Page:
bloom-energy1editors-blog-entry3CBS’ 60 Minutes recently aired a piece on an innovative new energy device — set to be officially unveiled tomorrow (Wednesday, Feb. 24) — that its makers claim could revolutionize energy production and, they say, will make it both more democratic and greener.

bloom-box-smallCalled the Bloom Box, it’s a compact, concentrated fuel-cell device that supposedly is so efficient that just two tiny boxes would be able to serve as a power platform for an average single-family American home.

In fact, the Bloom Box looks rather like a magic box. Unfortunately, 60 Minutes frames its “exclusive” — and largely uncritical — story on the Bloom Box to make the device seem like (green) magic, too.

What troubles me about this 60 Minutes story (see video clip below) is the fact that the TV newsmagazine largely glosses over the question of the fuel source for the Bloom Box. There is no sustained look at exactly how much fuel each Bloom Box requires.

According to its developer, two Bloom Boxes could provide electricity for the average american home. But, of course, they cannot do so without being fired by some sort of fuel themselves.

How much coal would need to be burned to power the two Bloom Boxes needed to generate the 8,000 to 10,000 kWh of electricity the average american home uses per year? How much natural gas? How much oil? How big a solar system would be needed, etc.?

The report doesn’t provide answers to these questions. That’s a gaping hole.

The result: I think some people who don’t watch the report carefully could come away with the mistaken impression that the Bloom Box:

a) doesn’t need an outside fuel source (it does!);
b) that it, by itself, is inherently green (not true! it’s only as green as the source of energy which fuels it!).

At one point, the 60 Minutes piece juxtaposes a solar array on top of the headquarters of Ebay directly with the Bloom Boxes below, which are powered by biogas. (First it goes to Google’s Bloom Box installation, which is powered by natural gas, not biogas). This gives the clear impression that:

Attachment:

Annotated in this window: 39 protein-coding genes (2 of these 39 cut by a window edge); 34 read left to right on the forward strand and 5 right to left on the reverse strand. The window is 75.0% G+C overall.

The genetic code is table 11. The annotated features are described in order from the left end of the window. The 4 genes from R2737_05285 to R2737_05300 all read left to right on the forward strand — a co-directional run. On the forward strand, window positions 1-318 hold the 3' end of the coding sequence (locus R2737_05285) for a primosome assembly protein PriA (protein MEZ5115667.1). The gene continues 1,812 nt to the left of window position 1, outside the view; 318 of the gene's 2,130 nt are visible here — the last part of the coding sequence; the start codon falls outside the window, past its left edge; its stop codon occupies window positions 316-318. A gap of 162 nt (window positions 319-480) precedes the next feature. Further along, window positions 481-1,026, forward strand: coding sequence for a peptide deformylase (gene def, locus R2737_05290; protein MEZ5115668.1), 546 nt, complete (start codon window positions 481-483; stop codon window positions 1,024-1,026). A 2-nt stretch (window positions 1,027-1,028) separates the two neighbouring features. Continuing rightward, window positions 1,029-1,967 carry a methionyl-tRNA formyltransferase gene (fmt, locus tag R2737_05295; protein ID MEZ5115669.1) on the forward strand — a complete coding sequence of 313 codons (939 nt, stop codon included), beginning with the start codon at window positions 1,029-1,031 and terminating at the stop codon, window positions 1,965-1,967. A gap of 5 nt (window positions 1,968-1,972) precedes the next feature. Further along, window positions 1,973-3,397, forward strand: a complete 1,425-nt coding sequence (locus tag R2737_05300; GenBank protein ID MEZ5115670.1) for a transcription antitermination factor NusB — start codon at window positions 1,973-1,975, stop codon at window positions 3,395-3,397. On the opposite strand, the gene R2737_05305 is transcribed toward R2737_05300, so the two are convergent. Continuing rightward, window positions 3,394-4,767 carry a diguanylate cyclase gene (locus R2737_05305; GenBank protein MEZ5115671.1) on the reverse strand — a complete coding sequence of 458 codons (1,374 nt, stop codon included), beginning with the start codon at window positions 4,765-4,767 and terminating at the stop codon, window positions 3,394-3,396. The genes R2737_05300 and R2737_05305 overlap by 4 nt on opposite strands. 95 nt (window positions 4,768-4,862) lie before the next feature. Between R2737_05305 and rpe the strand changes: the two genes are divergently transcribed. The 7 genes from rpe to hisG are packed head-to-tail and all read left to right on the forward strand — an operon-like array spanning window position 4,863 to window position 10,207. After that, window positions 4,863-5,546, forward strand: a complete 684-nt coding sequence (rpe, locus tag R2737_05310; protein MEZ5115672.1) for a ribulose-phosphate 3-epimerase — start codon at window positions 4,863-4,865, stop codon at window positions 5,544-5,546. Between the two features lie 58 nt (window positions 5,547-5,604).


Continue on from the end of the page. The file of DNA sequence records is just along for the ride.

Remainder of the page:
a) it’s solar vs. biogas-powered Bloom Boxes;
b) that biogas, and natural gas-powered Bloom Boxes are vastly superior to solar arrays as a form of energy production;

(The Ebay example is anomolous in terms of the Bloom Box’s gas power source; it’s clear that natural gas would be the choice for most Bloom Box users.)

A giant Bloom Box installation owned by utility A and powered by natural gas, or biogas, is much more appealing to utilities than a scenario in which individual homes with solar arrays power two Bloom Boxes on their own. That’s because the first scenario is the same top-down, power-in-the-hands-of-a-few energy production model we have now.

Yes, there is a scene in which 60 Minutes reporter Leslie Stahl asks Bloom Box developer K. R. Sridhar about solar as a source of power for Bloom Boxes. He says, yes, solar is an option. However, this is overshadowed by the Ebay scene, and the Google scene, which, again, leave the impression that it’s much better to power Bloom Boxes with gas than with solar.

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Here’s betting the natural gas industry is eating this all up and that the utilities, while probably leary of the Bloom Box (after all, it could usurp their monopoly on power production), are likely to be at least semi-satisfied with this framing of the Bloom Box as being inherently better powered by natural gas (and biogas) than by distributive renewable energy forms such as solar.

A giant Bloom Box installation owned by utility A and powered by natural gas, or biogas, is much more appealing to utilities than a scenario in which individual homes with solar arrays power two Bloom Boxes on their own. That’s because the first scenario is the same top-down, power-in-the-hands-of-a-few energy production model we have now.

I’m all for solar-wind-geothermal, etc. powered Bloom Boxes in homes across America, and around the world, if, in the end, they:

  • allow those of us who want to, to power them 100-percent with renewable energy;

But, if what happens is that Bloom Boxes are primarily powered by non-renewables and — here’s the kicker — their greater efficiency in burning natural gas, etc. is used as an excuse to continue to delay/stunt the meaningful and widespread development of solar, wind, geothermal, etc., I’m definitely concerned about the Box’s potential impact on the American energy infrastructure and, just as importantly, on the future of solar.

If the 60 Minutes piece is any indication of how the Bloom Box will be covered by the mainstream media — which shapes many people’s views on many things, especially new technologies about which the public knows little to nothing about — then, I’m very worried the second scenario I’ve described above might well unfold.

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